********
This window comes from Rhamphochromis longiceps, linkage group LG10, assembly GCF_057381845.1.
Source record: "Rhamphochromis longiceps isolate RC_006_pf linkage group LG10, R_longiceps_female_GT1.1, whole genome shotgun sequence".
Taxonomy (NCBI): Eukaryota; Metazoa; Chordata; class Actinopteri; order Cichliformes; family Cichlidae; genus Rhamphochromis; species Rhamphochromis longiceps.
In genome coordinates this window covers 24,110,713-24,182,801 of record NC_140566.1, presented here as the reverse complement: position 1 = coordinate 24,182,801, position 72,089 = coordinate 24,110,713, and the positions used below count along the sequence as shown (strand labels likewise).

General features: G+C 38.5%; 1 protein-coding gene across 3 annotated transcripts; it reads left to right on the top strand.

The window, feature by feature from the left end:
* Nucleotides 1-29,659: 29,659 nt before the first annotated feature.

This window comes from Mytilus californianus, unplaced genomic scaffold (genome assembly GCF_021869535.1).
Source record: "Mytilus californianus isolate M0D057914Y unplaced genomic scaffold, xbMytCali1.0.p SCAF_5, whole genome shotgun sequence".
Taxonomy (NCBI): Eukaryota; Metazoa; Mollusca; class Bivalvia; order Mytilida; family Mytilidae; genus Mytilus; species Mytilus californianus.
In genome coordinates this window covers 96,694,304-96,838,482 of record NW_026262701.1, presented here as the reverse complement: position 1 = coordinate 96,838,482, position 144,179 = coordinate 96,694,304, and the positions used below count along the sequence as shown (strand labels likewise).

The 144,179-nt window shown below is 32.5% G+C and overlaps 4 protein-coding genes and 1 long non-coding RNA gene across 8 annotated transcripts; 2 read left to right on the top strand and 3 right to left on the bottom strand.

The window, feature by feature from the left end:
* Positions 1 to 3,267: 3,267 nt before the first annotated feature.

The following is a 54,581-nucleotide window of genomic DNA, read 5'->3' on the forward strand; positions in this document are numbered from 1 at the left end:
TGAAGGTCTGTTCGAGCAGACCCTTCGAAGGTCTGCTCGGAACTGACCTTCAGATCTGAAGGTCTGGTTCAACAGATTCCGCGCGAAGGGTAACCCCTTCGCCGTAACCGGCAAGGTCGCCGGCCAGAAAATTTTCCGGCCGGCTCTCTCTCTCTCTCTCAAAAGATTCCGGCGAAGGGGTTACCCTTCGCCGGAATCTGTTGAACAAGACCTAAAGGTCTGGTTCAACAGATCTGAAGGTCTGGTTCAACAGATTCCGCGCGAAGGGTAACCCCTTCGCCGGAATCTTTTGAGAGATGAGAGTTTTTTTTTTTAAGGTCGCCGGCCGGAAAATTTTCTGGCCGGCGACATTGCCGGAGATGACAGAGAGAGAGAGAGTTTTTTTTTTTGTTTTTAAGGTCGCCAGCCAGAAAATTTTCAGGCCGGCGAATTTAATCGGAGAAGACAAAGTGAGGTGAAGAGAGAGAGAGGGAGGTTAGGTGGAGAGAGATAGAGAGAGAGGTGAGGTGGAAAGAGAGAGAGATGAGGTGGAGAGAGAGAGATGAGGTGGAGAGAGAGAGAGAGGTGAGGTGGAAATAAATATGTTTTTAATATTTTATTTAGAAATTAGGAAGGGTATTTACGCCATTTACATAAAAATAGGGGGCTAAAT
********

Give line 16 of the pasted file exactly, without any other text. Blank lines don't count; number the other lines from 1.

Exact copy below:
TGAAGGTCTGTTCGAGCAGACCCTTCGAAGGTCTGCTCGGAACTGACCTTCAGATCTGAAGGTCTGGTTCAACAGATTCCGCGCGAAGGGTAACCCCTTCGCCGTAACCGGCAAGGTCGCCGGCCAGAAAATTTTCCGGCCGGCTCTCTCTCTCTCTCTCAAAAGATTCCGGCGAAGGGGTTACCCTTCGCCGGAATCTGTTGAACAAGACCTAAAGGTCTGGTTCAACAGATCTGAAGGTCTGGTTCAACAGATTCCGCGCGAAGGGTAACCCCTTCGCCGGAATCTTTTGAGAGATGAGAGTTTTTTTTTTTAAGGTCGCCGGCCGGAAAATTTTCTGGCCGGCGACATTGCCGGAGATGACAGAGAGAGAGAGAGTTTTTTTTTTTGTTTTTAAGGTCGCCAGCCAGAAAATTTTCAGGCCGGCGAATTTAATCGGAGAAGACAAAGTGAGGTGAAGAGAGAGAGAGGGAGGTTAGGTGGAGAGAGATAGAGAGAGAGGTGAGGTGGAAAGAGAGAGAGATGAGGTGGAGAGAGAGAGATGAGGTGGAGAGAGAGAGAGAGGTGAGGTGGAAATAAATATGTTTTTAATATTTTATTTAGAAATTAGGAAGGGTATTTACGCCATTTACATAAAAATAGGGGGCTAAAT